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Abstract Detail


Majure, Lucas C. [1], Hodgson, Wendy [1], Judd, Walter [2], Williams, Norris [3], Neubig, Kurt Maximillian [4].

Out of the canyon: phylogenetic evidence for the biogeographic history of the iconic beavertail cactus and relatives.

The iconic beavertail cactus, Opuntia basilaris, is one of the most widespread species of Opuntia in the desert southwest; it is found widely in the Sonoran and Mojave deserts, as well as the southern portion of the Navajoan Desert, and is sister to the Polyacantha clade, a group of species known for its widespread taxa (e.g., O. fragilis), occurring from southern Texas and northern Mexico to Alberta and Ontario, Canada. However, the biogeographic history, and thus origin, of this unique group of species, known collectively as the Xerocarpa clade, has been little studied. We sampled all members of this clade, focusing on the O. basilaris species complex. We reconstructed the phylogeny of the diploids of the clade using nearly whole plastome data from genome skimming, and supplemented these data with Sanger sequencing of both diploids and their polyploid derivatives. Our phylogenetic topologies indicate that both the Polyacantha and the Basilaris clades evolved in or near the Grand Canyon region from where they subsequently spread broadly into the Mojave, Sonoran and Chihuahuan deserts, as well as into the Great Plains and other areas in the case of the Polyacantha clade. Numerous polyploid taxa, mostly putative allopolyploids, have formed from within and between those two clades, as well as among distantly related clades of Opuntia. In the case of the Polyacantha clade, polyploids tend to occupy the broadest ranges. The Grand Canyon region may have served as a refugium for the Xerocarpa clade, as well as a staging ground for further speciation at the polyploid level. However, polyploid derivatives of this group also have originated numerous times outside of the Grand Canyon Region. This work demonstrates a surprising biogeographic pattern with regards to diploids, spreading from north to south, contrary to several other groups of North American Opuntia that show the opposite pattern, from south to north.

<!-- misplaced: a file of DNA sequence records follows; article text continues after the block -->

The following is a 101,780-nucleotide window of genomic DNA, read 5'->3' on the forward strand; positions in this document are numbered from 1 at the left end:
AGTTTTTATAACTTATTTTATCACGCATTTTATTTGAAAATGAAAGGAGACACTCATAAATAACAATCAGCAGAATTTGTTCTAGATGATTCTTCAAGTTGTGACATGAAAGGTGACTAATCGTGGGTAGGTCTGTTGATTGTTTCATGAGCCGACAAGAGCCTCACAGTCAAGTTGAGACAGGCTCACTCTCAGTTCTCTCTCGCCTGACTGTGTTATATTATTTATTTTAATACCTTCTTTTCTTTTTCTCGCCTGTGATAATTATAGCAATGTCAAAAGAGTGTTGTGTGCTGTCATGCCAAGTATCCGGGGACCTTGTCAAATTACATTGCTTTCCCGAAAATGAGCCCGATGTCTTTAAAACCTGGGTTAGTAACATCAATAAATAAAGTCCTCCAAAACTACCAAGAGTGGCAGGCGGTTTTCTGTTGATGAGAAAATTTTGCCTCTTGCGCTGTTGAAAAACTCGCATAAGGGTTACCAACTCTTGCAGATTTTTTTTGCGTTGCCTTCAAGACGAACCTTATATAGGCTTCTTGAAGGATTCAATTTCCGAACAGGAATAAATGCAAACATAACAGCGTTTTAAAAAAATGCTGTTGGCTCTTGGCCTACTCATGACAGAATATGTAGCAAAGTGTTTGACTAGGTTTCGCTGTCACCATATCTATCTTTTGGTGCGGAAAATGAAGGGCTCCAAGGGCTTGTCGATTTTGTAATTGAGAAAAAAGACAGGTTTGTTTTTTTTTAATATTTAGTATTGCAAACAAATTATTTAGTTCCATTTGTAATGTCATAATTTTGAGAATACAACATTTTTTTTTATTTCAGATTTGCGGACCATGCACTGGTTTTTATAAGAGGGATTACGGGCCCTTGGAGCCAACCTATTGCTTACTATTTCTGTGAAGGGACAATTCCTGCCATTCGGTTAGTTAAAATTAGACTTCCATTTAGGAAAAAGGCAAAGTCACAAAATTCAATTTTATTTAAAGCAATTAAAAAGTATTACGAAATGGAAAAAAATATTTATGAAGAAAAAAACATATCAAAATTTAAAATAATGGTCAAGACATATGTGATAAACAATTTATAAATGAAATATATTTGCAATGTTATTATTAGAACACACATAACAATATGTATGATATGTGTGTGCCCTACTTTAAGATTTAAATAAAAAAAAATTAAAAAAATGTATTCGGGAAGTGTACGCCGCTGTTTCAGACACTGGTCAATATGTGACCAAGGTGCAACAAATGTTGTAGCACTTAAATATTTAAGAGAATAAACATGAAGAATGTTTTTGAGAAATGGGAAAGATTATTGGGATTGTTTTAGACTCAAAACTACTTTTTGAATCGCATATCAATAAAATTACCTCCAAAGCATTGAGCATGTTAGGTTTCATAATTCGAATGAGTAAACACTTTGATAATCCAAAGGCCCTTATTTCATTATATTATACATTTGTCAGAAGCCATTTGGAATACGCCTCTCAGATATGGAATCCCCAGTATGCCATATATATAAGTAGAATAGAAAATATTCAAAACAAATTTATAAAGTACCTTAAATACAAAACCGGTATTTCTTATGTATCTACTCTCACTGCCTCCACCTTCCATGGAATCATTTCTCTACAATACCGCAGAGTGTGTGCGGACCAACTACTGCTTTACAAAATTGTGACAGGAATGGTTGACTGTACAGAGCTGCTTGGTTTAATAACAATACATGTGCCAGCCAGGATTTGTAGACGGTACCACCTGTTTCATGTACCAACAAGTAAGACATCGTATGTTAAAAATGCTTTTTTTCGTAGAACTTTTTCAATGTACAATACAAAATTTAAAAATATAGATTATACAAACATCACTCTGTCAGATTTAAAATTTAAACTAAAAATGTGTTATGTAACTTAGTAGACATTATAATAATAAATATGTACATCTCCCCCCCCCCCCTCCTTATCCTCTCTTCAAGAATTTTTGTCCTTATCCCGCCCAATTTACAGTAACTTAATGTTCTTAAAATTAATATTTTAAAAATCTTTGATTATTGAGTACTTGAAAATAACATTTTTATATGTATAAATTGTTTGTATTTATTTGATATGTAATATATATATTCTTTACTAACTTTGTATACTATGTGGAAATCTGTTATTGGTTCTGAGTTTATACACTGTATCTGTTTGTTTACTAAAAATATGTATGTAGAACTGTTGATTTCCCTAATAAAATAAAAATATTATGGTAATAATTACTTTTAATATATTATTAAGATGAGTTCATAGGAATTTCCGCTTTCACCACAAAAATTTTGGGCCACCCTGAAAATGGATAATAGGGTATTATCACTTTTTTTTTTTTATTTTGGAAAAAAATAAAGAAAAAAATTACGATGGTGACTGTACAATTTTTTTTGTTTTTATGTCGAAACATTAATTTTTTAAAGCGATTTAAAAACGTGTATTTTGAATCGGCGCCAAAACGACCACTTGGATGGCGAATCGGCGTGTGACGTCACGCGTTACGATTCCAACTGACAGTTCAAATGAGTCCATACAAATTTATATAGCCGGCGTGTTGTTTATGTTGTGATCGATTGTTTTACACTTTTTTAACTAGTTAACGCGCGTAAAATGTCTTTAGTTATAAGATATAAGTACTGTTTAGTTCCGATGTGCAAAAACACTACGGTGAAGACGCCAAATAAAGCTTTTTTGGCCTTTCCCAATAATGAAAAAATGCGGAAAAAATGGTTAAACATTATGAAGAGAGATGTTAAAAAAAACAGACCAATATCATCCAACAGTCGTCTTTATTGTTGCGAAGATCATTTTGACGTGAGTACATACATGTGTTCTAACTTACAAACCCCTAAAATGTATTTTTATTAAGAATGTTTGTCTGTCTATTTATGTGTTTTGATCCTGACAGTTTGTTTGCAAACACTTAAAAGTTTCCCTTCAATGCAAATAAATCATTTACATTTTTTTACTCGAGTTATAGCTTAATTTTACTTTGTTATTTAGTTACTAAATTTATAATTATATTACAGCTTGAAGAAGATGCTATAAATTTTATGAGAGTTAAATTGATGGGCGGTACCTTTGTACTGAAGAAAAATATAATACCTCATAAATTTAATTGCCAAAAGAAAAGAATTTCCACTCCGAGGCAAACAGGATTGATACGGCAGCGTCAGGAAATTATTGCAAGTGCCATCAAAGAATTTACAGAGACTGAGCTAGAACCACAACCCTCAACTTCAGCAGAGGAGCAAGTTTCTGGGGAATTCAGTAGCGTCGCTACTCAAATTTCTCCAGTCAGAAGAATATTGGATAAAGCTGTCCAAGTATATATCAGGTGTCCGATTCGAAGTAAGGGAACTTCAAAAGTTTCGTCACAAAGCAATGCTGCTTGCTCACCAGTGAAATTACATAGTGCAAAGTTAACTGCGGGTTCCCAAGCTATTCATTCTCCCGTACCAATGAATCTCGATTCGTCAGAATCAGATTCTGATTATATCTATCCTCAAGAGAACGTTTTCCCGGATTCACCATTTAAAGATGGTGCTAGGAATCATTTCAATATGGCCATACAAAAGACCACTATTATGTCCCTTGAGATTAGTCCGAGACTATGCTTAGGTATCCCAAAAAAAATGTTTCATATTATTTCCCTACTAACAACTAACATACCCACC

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1 - Desert Botanical Garden, Research, Conservation, and Collections, 1201 N. Galvin Parkway, Phoenix, AZ, 85008, USA
2 - University Of Florida, Department Of Biology, 220 Bartram Hall, PO Box 118525, Gainesville, FL, 32611-8525, USA
3 - University Of Florida, Florida Museum Of Natural History, PO BOX 117800, Gainesville, FL, 32611-7800, USA, 352/273-1964
4 - Southern Illinois University Carbondale, Plant Biology, Carbondale, IL, 62901, USA

none specified

Presentation Type: Oral Paper
Session: 30, Biogeography I
Location: 203/Savannah International Trade and Convention Center
Date: Tuesday, August 2nd, 2016
Time: 2:00 PM
Number: 30003
Abstract ID:102
Candidate for Awards:None

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